The Best Flower Crowns of Perpetuity



Couple of accessories have actually aroused such commentary, for and versus, than the flower crown, so stylish of late among the neo-hippie celebration crowd. Despite critics, these decorative headpieces, whose history in folklore and art can be traced back to ancient civilizations, show no indications of fading from favor.



It's a look that has roots. In agrarian societies, connected to the land and the seasons, flower crowns had terrific symbolic meaning. Used for practical and ritualistic reasons, they might illustrate status and achievement (see Olympic olive wreaths). The language of flowersand herbs was widely known, with each bring its own meaning. ("There's rosemary, that's for keeping in mind. Please remember, love. And there are pansies, they're for ideas," says Ophelia in Hamlet.) Loaded with significance, floral headdresses were woven into the social and sartorial customs of destinations as far-off as Russia and Hawaii.



With increasing industrialization, the flower crown ended up being a romantic sign of the basic "country" life (wished for, in a stylized variation, by Marie Antoinette) and increasingly valued for its decorative worth. While brides continued the ritualistic customs of flower-wearing, it was the earth-mother hippies who have most affected the accessory's existing incarnation. Discovering themselves partying rather than raking, these flower children would truss their slept-in hair with wildflowers to represent their connection to nature.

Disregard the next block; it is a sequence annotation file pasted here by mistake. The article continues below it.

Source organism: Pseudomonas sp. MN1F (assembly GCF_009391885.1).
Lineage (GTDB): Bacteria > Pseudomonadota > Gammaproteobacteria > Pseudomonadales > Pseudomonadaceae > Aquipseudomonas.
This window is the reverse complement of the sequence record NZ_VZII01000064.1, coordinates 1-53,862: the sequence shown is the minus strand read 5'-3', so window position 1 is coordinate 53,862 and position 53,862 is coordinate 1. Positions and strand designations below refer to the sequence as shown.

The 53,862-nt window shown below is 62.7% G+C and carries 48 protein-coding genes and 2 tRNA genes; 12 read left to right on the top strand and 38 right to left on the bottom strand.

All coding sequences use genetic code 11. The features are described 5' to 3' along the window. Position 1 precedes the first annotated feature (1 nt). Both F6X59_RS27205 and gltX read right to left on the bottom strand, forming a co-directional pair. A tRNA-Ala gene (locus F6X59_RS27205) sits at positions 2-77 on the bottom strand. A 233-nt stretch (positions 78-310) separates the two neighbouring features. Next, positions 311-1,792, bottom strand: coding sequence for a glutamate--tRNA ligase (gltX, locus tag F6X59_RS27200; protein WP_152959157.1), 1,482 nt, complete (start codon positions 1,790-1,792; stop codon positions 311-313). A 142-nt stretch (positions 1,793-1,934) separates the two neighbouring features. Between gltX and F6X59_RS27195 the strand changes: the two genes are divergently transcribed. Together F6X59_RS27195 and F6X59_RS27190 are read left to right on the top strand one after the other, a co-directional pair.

In still more current years, the flowers have actually even taken a subversive turn on the runways, with Rodarte designers Kate and Laura Mulleavy adorning models with burnished coronets and cast-metal petals-- and letting loose a fresh wave weblink of flower mania amongst the style flock at the same time. In honor of the summertime solstice, a motivating look back at flower crowns throughout history.





In agrarian societies, connected to the land and the seasons, flower crowns had fantastic symbolic significance. With increasing industrialization, the flower crown became a romantic indication of the simple "country" life (longed for, in an elegant version, by Marie Antoinette) and significantly appreciated for its ornamental worth. Finding themselves partying rather than raking, these flower children would truss their slept-in hair with wildflowers to represent their connection to nature.

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